Taxes won’t increase in Sussex County again this year, and there won’t be any unnecessary expenditures in the County’s 2021-fiscal-year budget, a document influenced by the financial impact of the coronavirus.
That was the message County Administrator Todd Lawson shared with the Sussex County Council on Tuesday, May 19, as he introduced the proposed $158 million budget, which is 15 percent less than last year’s $186 million spending plan.
The budget was “designed with revenues projected to be down 65 percent to 85 percent of their 2020-fiscal-year levels, reflecting the current financial uncertainty wrought by the global pandemic,” according to a news release issued by the council.
Spending is reduced or delayed in many areas, with no new programs or projects, and no increase in General Fund-associated fees.
“This is a different budget, different than anything we have seen in recent memory, if ever,” Lawson stated in the new release.
“It keeps spending to an absolute minimum and doesn’t include any new major capital projects or purchases, but I’m proud to say it keeps our employees working and our operations funded so we can continue to deliver the services our public depends on each and every day,” Lawson stated.
• $1 million to engineer a public safety complex to expand the Emergency Operations Center for the Emergency Medical Services’ offices and training facilities.
• Maintained funding of $3.4 million for a contract with the State for 22 supplemental state police troopers assigned to Sussex County.
• $750,000 to expand broadband internet in rural areas.
• $1.7 million to preserve open space and farmland.
• Funding for 12 positions for EMS, the Emergency Operations Center and engineering departments. Eight positions are for Emergency Operations.
County Finance Director Gina Jennings said the budget could change during the new fiscal year.
“If revenues derived from the realty transfer tax, building permits, building inspections and through document filings in the Recorder of Deeds office exceed a given quarter’s budget by at least $1 million, numerous departmental expenses, purchases and projects or initiatives could be restored through prioritized budget amendments,” she stated in the news release.
“This budget reflects the uncertainly of these times” Lawson told council members on Tuesday.
Lawson said one area affected by the coronavirus is building permits, which continue to be pulled.
“It is only a matter of time before we will see an impact,” Lawson said, explaining that, before the outbreak of the virus, and subsequent closings in mid-March, Sussex County was on track to have the largest number of building permits in one month in the history of the county, but the numbers stalled.
The County will continue on a path of fiscal responsibility, he said, with hope the budget will “allow us to support residents with services if our revenues allow us to do so.”
Water service charge will increase
County residents will see a $15 increase in the water service charge. The annual increased cost overall will be $300,000, but because the year is about half over, the initial cost will be $150,000, Jennings said.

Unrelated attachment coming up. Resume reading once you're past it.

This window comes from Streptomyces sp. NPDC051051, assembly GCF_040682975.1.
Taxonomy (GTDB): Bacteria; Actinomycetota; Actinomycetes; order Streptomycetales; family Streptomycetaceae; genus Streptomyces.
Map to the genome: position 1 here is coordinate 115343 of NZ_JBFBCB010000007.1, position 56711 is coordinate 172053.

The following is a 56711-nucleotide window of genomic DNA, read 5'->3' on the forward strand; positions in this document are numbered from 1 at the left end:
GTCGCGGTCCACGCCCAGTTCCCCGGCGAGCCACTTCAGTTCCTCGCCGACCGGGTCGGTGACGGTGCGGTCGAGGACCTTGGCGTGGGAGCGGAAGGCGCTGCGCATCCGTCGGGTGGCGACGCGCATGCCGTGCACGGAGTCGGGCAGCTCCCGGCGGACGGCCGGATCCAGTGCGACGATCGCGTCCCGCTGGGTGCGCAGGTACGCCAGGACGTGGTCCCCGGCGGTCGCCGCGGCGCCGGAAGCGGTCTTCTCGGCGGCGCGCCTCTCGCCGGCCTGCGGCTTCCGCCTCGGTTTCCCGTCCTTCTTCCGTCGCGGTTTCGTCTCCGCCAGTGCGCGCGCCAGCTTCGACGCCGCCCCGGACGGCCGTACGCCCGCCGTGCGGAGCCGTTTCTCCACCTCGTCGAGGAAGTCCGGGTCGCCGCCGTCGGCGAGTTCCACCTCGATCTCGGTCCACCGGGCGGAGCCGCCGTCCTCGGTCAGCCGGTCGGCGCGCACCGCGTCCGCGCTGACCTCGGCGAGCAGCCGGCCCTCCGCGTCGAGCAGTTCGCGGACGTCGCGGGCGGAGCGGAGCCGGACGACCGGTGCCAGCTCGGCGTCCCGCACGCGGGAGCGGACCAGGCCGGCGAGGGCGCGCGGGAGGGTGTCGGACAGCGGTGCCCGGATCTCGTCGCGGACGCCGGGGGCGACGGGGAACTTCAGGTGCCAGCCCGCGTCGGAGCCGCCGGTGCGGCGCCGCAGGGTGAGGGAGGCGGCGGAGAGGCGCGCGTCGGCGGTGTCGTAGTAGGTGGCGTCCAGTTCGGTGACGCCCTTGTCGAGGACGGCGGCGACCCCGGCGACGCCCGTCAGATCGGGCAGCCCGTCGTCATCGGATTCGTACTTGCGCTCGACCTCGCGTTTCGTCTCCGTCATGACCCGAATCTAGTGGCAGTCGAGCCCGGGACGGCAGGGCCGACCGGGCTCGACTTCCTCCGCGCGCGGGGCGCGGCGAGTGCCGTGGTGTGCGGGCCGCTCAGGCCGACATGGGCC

She proposed $15 increments for customers each year.
Jennings projected a 2 percent increase in building revenue, compared to a 10 percent increase during the past fiscal year.
She said building-related revenue is expected to be decreased by 5 percent this year.
The proposed budget includes a $220,000 increase for the county’s 11 libraries.
Capital projects might have to be postponed “until we see how the economy will be affected,” Jennings said.
Among them are improvements at the airport, including information technology (IT) infrastructure, with the broadband initiative and land acquisition.
The County bought the airport business park a few years ago and improvements are continuing.
Design of the airport apron expansion is expected to cost $300,000, and that project is eligible for grants, Jennings said.
Stormwater improvements are also planned, and are necessary to construct additional buildings there and expand the runway, she said.
“This is a different budget entering an unknown time. We needed to get creative,” Jennings said. For projects that should be completed in the future, she created supplemental budgets, so the projects can be done as funding becomes available.
Projects in those supplemental budgets include security fencing at the airport, and all training and seminars, currently put on hold unless required for certification.
“We’re not doing what can wait another year,” she said.
Parking lot striping, office equipment and various improvements are also in those supplemental budgets.
Jennings said it’s important for economic development that the County advertise lots the County has purchased. Six lots are available and three are under contract.
“We want to advertise the other three,” Jennings said.
Council President Michael Vincent said the budget “does what we need it to do, which is to keep the lights on and government running.”
The County Council will host a public hearing to comment on the budget at 10 a.m. on Tuesday, June 23. That meeting, like those recently held, could be by conference call, if the council chamber isn’t yet open due to coronavirus-related restrictions.
See budget details online at www.sussexcountyde.gov/county-budget.
Delaware law requires the council to adopt a budget by June 30.
On Tuesday, the council unanimously passed two ordinances to establish the 2021-fiscal-year budget — an ordinance establishing the annual operating budget for the 2021 fiscal year and an ordinance establishing annual service charges, annual assessment rates, for collection and transmission and-or treatment and connection charges for all Sussex County water and sanitary sewer districts.